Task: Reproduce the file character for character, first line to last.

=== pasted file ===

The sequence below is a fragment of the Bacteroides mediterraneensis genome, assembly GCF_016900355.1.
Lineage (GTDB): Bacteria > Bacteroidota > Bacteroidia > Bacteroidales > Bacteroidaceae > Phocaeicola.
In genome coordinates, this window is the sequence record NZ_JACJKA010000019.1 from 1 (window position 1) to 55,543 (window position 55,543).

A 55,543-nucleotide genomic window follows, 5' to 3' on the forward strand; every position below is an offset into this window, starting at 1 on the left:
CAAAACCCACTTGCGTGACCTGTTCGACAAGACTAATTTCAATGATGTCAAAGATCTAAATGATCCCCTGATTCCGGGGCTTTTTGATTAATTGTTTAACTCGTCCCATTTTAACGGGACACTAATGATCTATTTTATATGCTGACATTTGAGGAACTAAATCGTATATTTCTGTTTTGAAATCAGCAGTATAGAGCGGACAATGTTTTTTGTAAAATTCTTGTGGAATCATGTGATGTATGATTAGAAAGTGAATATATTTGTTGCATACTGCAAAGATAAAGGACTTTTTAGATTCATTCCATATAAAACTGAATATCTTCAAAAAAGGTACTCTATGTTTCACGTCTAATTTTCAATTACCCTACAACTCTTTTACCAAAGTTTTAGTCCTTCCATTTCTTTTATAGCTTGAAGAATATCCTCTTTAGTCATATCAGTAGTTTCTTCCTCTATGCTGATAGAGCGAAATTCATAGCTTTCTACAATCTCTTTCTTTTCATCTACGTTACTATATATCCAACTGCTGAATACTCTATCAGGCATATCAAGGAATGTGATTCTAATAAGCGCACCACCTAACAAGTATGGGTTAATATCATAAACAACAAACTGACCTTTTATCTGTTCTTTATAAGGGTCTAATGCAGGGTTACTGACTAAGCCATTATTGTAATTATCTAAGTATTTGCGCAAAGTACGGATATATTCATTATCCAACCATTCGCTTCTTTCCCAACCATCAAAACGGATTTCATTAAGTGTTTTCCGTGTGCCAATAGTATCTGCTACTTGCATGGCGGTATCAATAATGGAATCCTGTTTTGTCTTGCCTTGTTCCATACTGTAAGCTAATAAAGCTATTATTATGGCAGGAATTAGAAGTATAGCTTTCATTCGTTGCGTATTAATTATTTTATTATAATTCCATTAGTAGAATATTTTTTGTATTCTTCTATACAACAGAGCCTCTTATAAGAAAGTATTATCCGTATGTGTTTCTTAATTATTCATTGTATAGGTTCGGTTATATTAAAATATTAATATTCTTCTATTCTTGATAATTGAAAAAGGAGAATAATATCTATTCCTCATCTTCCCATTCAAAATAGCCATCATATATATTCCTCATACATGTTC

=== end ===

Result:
The sequence below is a fragment of the Bacteroides mediterraneensis genome, assembly GCF_016900355.1.
Lineage (GTDB): Bacteria > Bacteroidota > Bacteroidia > Bacteroidales > Bacteroidaceae > Phocaeicola.
In genome coordinates, this window is the sequence record NZ_JACJKA010000019.1 from 1 (window position 1) to 55,543 (window position 55,543).

A 55,543-nucleotide genomic window follows, 5' to 3' on the forward strand; every position below is an offset into this window, starting at 1 on the left:
CAAAACCCACTTGCGTGACCTGTTCGACAAGACTAATTTCAATGATGTCAAAGATCTAAATGATCCCCTGATTCCGGGGCTTTTTGATTAATTGTTTAACTCGTCCCATTTTAACGGGACACTAATGATCTATTTTATATGCTGACATTTGAGGAACTAAATCGTATATTTCTGTTTTGAAATCAGCAGTATAGAGCGGACAATGTTTTTTGTAAAATTCTTGTGGAATCATGTGATGTATGATTAGAAAGTGAATATATTTGTTGCATACTGCAAAGATAAAGGACTTTTTAGATTCATTCCATATAAAACTGAATATCTTCAAAAAAGGTACTCTATGTTTCACGTCTAATTTTCAATTACCCTACAACTCTTTTACCAAAGTTTTAGTCCTTCCATTTCTTTTATAGCTTGAAGAATATCCTCTTTAGTCATATCAGTAGTTTCTTCCTCTATGCTGATAGAGCGAAATTCATAGCTTTCTACAATCTCTTTCTTTTCATCTACGTTACTATATATCCAACTGCTGAATACTCTATCAGGCATATCAAGGAATGTGATTCTAATAAGCGCACCACCTAACAAGTATGGGTTAATATCATAAACAACAAACTGACCTTTTATCTGTTCTTTATAAGGGTCTAATGCAGGGTTACTGACTAAGCCATTATTGTAATTATCTAAGTATTTGCGCAAAGTACGGATATATTCATTATCCAACCATTCGCTTCTTTCCCAACCATCAAAACGGATTTCATTAAGTGTTTTCCGTGTGCCAATAGTATCTGCTACTTGCATGGCGGTATCAATAATGGAATCCTGTTTTGTCTTGCCTTGTTCCATACTGTAAGCTAATAAAGCTATTATTATGGCAGGAATTAGAAGTATAGCTTTCATTCGTTGCGTATTAATTATTTTATTATAATTCCATTAGTAGAATATTTTTTGTATTCTTCTATACAACAGAGCCTCTTATAAGAAAGTATTATCCGTATGTGTTTCTTAATTATTCATTGTATAGGTTCGGTTATATTAAAATATTAATATTCTTCTATTCTTGATAATTGAAAAAGGAGAATAATATCTATTCCTCATCTTCCCATTCAAAATAGCCATCATATATATTCCTCATACATGTTC